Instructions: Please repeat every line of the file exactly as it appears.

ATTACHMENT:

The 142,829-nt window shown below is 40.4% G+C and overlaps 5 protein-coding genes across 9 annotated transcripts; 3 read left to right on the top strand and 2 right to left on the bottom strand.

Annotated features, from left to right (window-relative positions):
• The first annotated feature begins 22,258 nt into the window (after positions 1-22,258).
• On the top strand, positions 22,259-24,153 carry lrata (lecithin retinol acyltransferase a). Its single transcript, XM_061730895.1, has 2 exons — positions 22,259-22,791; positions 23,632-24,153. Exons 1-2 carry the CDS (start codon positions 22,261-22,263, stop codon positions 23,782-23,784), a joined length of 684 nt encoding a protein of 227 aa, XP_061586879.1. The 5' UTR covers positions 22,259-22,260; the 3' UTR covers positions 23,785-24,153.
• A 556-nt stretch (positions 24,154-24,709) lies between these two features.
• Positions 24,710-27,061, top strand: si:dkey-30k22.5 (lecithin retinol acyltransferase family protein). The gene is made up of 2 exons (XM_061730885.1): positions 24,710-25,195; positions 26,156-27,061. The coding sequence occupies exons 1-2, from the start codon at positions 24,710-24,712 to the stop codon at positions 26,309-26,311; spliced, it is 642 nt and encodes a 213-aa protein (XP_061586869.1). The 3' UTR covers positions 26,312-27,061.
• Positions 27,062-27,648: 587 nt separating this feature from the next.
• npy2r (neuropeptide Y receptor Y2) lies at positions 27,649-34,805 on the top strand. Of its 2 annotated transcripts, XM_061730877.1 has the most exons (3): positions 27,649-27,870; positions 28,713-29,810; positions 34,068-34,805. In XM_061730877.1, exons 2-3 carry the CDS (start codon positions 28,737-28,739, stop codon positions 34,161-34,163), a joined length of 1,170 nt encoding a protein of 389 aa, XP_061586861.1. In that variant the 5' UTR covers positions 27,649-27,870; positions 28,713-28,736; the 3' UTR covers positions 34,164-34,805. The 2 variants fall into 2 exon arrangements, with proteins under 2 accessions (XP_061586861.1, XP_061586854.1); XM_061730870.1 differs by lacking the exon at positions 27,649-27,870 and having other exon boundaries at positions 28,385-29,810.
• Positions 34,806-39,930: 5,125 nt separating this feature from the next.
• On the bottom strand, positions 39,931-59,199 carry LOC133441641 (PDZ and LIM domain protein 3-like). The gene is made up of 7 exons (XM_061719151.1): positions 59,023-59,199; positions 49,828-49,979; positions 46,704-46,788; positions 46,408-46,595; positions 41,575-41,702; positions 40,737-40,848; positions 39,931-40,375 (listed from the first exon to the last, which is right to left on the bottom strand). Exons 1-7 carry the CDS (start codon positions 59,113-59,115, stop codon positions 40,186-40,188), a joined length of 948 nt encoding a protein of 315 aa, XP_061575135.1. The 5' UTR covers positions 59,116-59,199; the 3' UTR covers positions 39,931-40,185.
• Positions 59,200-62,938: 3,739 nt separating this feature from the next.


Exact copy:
The 142,829-nt window shown below is 40.4% G+C and overlaps 5 protein-coding genes across 9 annotated transcripts; 3 read left to right on the top strand and 2 right to left on the bottom strand.

Annotated features, from left to right (window-relative positions):
• The first annotated feature begins 22,258 nt into the window (after positions 1-22,258).
• On the top strand, positions 22,259-24,153 carry lrata (lecithin retinol acyltransferase a). Its single transcript, XM_061730895.1, has 2 exons — positions 22,259-22,791; positions 23,632-24,153. Exons 1-2 carry the CDS (start codon positions 22,261-22,263, stop codon positions 23,782-23,784), a joined length of 684 nt encoding a protein of 227 aa, XP_061586879.1. The 5' UTR covers positions 22,259-22,260; the 3' UTR covers positions 23,785-24,153.
• A 556-nt stretch (positions 24,154-24,709) lies between these two features.
• Positions 24,710-27,061, top strand: si:dkey-30k22.5 (lecithin retinol acyltransferase family protein). The gene is made up of 2 exons (XM_061730885.1): positions 24,710-25,195; positions 26,156-27,061. The coding sequence occupies exons 1-2, from the start codon at positions 24,710-24,712 to the stop codon at positions 26,309-26,311; spliced, it is 642 nt and encodes a 213-aa protein (XP_061586869.1). The 3' UTR covers positions 26,312-27,061.
• Positions 27,062-27,648: 587 nt separating this feature from the next.
• npy2r (neuropeptide Y receptor Y2) lies at positions 27,649-34,805 on the top strand. Of its 2 annotated transcripts, XM_061730877.1 has the most exons (3): positions 27,649-27,870; positions 28,713-29,810; positions 34,068-34,805. In XM_061730877.1, exons 2-3 carry the CDS (start codon positions 28,737-28,739, stop codon positions 34,161-34,163), a joined length of 1,170 nt encoding a protein of 389 aa, XP_061586861.1. In that variant the 5' UTR covers positions 27,649-27,870; positions 28,713-28,736; the 3' UTR covers positions 34,164-34,805. The 2 variants fall into 2 exon arrangements, with proteins under 2 accessions (XP_061586861.1, XP_061586854.1); XM_061730870.1 differs by lacking the exon at positions 27,649-27,870 and having other exon boundaries at positions 28,385-29,810.
• Positions 34,806-39,930: 5,125 nt separating this feature from the next.
• On the bottom strand, positions 39,931-59,199 carry LOC133441641 (PDZ and LIM domain protein 3-like). The gene is made up of 7 exons (XM_061719151.1): positions 59,023-59,199; positions 49,828-49,979; positions 46,704-46,788; positions 46,408-46,595; positions 41,575-41,702; positions 40,737-40,848; positions 39,931-40,375 (listed from the first exon to the last, which is right to left on the bottom strand). Exons 1-7 carry the CDS (start codon positions 59,113-59,115, stop codon positions 40,186-40,188), a joined length of 948 nt encoding a protein of 315 aa, XP_061575135.1. The 5' UTR covers positions 59,116-59,199; the 3' UTR covers positions 39,931-40,185.
• Positions 59,200-62,938: 3,739 nt separating this feature from the next.